Upcoming Performances

December 1
3:00 pm Eastern

Messiah organist, First Presbyterian Church, Statesville, N.C.

December 3
8:00 pm Eastern

Haydn Creation organist, Rosen Concert Hall, Appalachian State University

December 13
12:15 pm Eastern

Music at Midday, National City Christian Church, Washington, D.C.

February 9, 2020
3:00 pm Eastern

Inaugural recitalist, St. Paul's Lutheran Church, Columbia, S.C..

February 16, 2020
5:00 pm Eastern

Evensong recitalist, Church of the Ascension, Hickory, N.C..

March 6, 2020
7:30 pm Eastern

Guest recitalist, Westminster Presbyterian Church, Knoxville, Tenn.

April 5, 2020
2:00 pm Eastern

Guest recitalist, St. Joseph Catholic Church, Macon, Ga.

April 18, 2020
7:30 pm Eastern

Concerto organist, Milligan College

May 12, 2020
12:35 pm Central

Tuesday Series recitalist, Church of St. Louis, King of France, Minneapolis, Minn.

June 21-26, 2020
Worship Organist, Fellowship of United Methodists in Music and Worship Arts, Lake Junaluska, N.C.

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Thoughts on organ pedagogy

Here are some scattered excerpts from my in-house textbook for my organ lit class:


Many organ teachers don’t bother with a method. They skip over the how-to-play stage with students and go right into music, where they depend on the real-world issues of the music to help the student develop technique. I have always felt that is a lazy and irresponsible way to teach a student. I still think that, but given that I have only four years to “transform” a student from freshman into organist, I am often put in the position of doing things the same way. I used to take lots of time to get a student’s technique just so, and then let them dive into music. Nowadays, I pile on the repertoire like other teachers do, using the usual formula of two pieces per lesson credit hour. It is what it is. A good solution I have come up with, though, is to teach freshmen twice per week for the first semester or two.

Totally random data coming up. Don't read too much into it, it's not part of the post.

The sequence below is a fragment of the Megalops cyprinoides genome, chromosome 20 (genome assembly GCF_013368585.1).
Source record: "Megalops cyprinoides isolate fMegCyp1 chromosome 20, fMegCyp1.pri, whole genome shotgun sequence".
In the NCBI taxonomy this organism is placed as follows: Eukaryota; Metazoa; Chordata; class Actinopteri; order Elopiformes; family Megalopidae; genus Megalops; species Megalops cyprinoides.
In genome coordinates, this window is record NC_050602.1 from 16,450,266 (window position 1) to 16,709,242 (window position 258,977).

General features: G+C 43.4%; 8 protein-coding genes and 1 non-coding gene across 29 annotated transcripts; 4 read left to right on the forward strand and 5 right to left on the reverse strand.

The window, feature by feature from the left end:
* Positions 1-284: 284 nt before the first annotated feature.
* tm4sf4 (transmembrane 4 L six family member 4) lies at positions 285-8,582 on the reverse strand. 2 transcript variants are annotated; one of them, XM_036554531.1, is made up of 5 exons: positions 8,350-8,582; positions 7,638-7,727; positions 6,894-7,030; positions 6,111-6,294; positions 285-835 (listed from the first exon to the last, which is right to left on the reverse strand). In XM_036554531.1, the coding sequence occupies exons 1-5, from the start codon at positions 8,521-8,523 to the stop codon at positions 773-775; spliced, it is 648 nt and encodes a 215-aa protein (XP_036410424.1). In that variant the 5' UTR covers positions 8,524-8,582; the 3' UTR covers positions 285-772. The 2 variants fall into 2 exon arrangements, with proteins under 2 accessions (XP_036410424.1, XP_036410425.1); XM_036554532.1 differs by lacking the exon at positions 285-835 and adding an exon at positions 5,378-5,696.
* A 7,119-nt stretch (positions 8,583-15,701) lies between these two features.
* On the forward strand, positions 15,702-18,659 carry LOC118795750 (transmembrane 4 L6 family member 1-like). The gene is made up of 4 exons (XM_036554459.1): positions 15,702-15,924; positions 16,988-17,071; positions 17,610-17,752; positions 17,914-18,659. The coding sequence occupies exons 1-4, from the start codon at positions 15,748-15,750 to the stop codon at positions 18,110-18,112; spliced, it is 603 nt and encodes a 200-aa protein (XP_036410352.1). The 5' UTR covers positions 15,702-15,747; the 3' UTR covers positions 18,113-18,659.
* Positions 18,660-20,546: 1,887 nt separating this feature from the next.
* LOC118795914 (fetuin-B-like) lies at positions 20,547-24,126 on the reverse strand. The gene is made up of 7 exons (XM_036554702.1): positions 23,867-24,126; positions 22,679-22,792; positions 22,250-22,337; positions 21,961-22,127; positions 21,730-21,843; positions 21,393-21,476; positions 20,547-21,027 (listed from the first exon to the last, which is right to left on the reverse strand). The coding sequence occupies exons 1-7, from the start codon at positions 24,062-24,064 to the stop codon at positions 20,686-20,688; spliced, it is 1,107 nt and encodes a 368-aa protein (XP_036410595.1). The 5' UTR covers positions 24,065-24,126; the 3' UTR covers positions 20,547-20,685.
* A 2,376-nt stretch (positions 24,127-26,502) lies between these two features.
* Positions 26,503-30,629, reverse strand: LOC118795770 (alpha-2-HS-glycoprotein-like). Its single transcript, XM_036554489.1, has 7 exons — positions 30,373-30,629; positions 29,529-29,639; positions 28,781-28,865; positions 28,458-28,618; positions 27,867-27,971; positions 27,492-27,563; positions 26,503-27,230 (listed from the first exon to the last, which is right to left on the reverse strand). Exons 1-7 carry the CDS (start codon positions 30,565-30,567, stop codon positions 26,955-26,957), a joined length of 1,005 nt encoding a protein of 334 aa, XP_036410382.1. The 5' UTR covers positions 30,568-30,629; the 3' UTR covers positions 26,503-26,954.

As Clyde Holloway said to me many times, "Good teaching renders the teacher gradually dispensable." Just as I was trained, I’m training my students what to do with any given piece in an established style, how to fend for themselves more and more as time goes by. Any student still needing the teacher to attend to every detail of, say, the senior recital is either not paying attention or has been taught to depend on the teacher too much. I am trying to make them conversant in many styles, so that they can go and do likewise, going into all the world to play well and correctly.


So what makes a teacher great? I suppose if you could answer that, then you could answer what makes the world go ’round. Academia likes to think it can identify and reward good teachers, but it really can’t. We have our tenure and promotion systems, and we have teaching awards. But ultimately, there is no accreditation agency that stamps a teacher as good, great, or otherwise. There are only the students to demonstrate success and tell their stories. If that is so, then Russell Saunders, Robert Glasgow, Alexander McCurdy, and David Craighead must have been legendarily wonderful teachers in their day. And that must mean that modern hotshots like Ken Cowan, David Higgs, and Christopher Young are nearly legendary today.